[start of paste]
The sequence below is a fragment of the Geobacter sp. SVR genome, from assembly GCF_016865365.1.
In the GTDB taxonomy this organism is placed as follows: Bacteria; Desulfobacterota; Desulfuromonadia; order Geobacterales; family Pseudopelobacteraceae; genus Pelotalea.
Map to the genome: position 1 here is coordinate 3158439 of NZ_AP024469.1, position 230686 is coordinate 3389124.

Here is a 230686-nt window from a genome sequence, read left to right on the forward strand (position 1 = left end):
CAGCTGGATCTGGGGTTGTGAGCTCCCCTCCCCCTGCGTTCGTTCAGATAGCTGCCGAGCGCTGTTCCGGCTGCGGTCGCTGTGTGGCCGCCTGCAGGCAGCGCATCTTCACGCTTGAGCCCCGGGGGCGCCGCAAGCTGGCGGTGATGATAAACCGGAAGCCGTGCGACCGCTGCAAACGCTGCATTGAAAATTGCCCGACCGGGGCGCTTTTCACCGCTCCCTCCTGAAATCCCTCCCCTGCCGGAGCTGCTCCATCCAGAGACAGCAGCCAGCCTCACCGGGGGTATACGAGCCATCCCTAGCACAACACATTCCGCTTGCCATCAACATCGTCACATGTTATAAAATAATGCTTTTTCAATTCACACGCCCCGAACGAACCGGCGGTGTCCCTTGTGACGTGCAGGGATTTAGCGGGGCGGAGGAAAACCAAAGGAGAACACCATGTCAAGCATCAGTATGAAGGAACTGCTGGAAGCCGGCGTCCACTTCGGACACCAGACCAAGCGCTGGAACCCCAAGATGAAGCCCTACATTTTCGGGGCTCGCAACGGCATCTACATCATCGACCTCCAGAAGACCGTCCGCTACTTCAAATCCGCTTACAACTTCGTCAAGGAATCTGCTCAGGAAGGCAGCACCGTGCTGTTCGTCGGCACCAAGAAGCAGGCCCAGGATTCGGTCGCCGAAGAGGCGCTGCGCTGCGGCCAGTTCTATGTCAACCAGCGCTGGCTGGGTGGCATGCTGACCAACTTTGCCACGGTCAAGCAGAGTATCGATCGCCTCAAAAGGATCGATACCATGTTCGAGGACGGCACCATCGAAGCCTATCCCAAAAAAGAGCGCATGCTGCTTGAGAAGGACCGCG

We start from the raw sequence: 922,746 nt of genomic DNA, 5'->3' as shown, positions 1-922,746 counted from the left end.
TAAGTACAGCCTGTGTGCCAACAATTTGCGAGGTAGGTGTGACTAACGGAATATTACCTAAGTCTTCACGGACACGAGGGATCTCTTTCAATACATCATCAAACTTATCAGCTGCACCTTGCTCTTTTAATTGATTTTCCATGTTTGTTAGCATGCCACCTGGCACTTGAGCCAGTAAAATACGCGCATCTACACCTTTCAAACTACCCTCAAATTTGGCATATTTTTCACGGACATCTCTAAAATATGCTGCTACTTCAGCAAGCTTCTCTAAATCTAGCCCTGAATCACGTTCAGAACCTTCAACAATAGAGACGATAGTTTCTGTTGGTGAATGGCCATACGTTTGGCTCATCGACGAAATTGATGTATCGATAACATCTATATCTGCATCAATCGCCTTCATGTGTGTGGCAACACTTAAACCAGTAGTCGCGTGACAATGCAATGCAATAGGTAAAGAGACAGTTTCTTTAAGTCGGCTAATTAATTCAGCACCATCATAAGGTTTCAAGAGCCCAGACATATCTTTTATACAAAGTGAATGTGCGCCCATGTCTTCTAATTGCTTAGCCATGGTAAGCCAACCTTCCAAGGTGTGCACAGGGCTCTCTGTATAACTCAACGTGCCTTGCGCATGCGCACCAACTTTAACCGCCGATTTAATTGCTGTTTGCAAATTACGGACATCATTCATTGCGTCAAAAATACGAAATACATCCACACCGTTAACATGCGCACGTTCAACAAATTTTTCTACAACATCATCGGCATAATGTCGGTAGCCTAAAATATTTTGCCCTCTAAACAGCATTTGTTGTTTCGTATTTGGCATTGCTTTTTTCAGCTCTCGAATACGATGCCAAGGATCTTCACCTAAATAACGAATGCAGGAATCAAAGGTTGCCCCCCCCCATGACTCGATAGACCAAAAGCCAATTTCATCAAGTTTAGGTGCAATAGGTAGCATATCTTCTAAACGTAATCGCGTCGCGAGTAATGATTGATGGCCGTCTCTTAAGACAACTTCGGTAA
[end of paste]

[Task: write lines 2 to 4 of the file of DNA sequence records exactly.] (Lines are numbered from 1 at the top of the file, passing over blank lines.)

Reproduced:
In the GTDB taxonomy this organism is placed as follows: Bacteria; Desulfobacterota; Desulfuromonadia; order Geobacterales; family Pseudopelobacteraceae; genus Pelotalea.
Map to the genome: position 1 here is coordinate 3158439 of NZ_AP024469.1, position 230686 is coordinate 3389124.

Here is a 230686-nt window from a genome sequence, read left to right on the forward strand (position 1 = left end):